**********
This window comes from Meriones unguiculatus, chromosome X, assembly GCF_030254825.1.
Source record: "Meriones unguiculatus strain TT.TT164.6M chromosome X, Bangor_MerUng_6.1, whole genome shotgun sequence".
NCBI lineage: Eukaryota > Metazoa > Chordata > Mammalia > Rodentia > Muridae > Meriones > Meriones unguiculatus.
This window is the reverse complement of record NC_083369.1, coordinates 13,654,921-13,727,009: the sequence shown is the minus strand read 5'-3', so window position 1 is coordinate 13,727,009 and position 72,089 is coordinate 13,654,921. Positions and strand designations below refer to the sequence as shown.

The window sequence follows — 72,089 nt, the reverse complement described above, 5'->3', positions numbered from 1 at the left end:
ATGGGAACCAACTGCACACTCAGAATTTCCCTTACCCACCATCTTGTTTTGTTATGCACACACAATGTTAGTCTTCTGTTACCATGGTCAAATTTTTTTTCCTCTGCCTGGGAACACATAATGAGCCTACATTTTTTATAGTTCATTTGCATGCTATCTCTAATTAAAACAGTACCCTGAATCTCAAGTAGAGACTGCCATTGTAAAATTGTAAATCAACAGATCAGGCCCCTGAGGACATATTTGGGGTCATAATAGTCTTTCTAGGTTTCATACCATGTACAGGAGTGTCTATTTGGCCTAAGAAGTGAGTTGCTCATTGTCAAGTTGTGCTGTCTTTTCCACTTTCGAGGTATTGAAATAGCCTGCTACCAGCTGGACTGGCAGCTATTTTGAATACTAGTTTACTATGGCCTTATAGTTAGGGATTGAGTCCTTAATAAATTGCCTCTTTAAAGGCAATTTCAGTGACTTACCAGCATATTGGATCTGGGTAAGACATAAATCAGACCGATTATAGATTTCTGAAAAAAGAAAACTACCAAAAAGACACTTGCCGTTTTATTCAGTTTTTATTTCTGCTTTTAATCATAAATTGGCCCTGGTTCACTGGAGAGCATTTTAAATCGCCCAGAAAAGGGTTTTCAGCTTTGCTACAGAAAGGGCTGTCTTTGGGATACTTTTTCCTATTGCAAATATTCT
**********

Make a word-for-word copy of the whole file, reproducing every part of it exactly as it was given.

This window comes from Meriones unguiculatus, chromosome X, assembly GCF_030254825.1.
Source record: "Meriones unguiculatus strain TT.TT164.6M chromosome X, Bangor_MerUng_6.1, whole genome shotgun sequence".
NCBI lineage: Eukaryota > Metazoa > Chordata > Mammalia > Rodentia > Muridae > Meriones > Meriones unguiculatus.
This window is the reverse complement of record NC_083369.1, coordinates 13,654,921-13,727,009: the sequence shown is the minus strand read 5'-3', so window position 1 is coordinate 13,727,009 and position 72,089 is coordinate 13,654,921. Positions and strand designations below refer to the sequence as shown.

The window sequence follows — 72,089 nt, the reverse complement described above, 5'->3', positions numbered from 1 at the left end:
ATGGGAACCAACTGCACACTCAGAATTTCCCTTACCCACCATCTTGTTTTGTTATGCACACACAATGTTAGTCTTCTGTTACCATGGTCAAATTTTTTTTCCTCTGCCTGGGAACACATAATGAGCCTACATTTTTTATAGTTCATTTGCATGCTATCTCTAATTAAAACAGTACCCTGAATCTCAAGTAGAGACTGCCATTGTAAAATTGTAAATCAACAGATCAGGCCCCTGAGGACATATTTGGGGTCATAATAGTCTTTCTAGGTTTCATACCATGTACAGGAGTGTCTATTTGGCCTAAGAAGTGAGTTGCTCATTGTCAAGTTGTGCTGTCTTTTCCACTTTCGAGGTATTGAAATAGCCTGCTACCAGCTGGACTGGCAGCTATTTTGAATACTAGTTTACTATGGCCTTATAGTTAGGGATTGAGTCCTTAATAAATTGCCTCTTTAAAGGCAATTTCAGTGACTTACCAGCATATTGGATCTGGGTAAGACATAAATCAGACCGATTATAGATTTCTGAAAAAAGAAAACTACCAAAAAGACACTTGCCGTTTTATTCAGTTTTTATTTCTGCTTTTAATCATAAATTGGCCCTGGTTCACTGGAGAGCATTTTAAATCGCCCAGAAAAGGGTTTTCAGCTTTGCTACAGAAAGGGCTGTCTTTGGGATACTTTTTCCTATTGCAAATATTCT